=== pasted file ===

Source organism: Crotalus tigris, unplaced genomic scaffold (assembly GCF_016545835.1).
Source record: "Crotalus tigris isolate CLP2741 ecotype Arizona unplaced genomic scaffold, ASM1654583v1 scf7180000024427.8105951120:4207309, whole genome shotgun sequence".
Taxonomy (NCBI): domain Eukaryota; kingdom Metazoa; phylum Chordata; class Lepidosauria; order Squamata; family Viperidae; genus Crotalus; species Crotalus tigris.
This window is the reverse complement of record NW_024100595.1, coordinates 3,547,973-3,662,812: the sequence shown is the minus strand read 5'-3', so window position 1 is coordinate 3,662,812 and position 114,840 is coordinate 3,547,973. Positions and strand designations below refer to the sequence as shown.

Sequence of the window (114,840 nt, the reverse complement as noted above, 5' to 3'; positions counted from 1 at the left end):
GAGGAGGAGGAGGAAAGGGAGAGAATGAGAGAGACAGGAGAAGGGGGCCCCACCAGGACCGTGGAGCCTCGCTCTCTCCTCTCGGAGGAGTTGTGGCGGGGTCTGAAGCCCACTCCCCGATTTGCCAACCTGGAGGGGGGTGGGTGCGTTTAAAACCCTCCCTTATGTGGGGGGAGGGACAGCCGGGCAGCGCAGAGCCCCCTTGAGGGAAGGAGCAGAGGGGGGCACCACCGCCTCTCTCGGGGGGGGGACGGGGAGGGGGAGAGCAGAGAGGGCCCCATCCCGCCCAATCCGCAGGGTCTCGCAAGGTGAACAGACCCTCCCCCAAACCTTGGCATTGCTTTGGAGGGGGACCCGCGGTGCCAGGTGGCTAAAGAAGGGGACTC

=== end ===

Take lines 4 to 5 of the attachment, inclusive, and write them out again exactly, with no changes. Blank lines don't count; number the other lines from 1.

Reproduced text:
This window is the reverse complement of record NW_024100595.1, coordinates 3,547,973-3,662,812: the sequence shown is the minus strand read 5'-3', so window position 1 is coordinate 3,662,812 and position 114,840 is coordinate 3,547,973. Positions and strand designations below refer to the sequence as shown.

Sequence of the window (114,840 nt, the reverse complement as noted above, 5' to 3'; positions counted from 1 at the left end):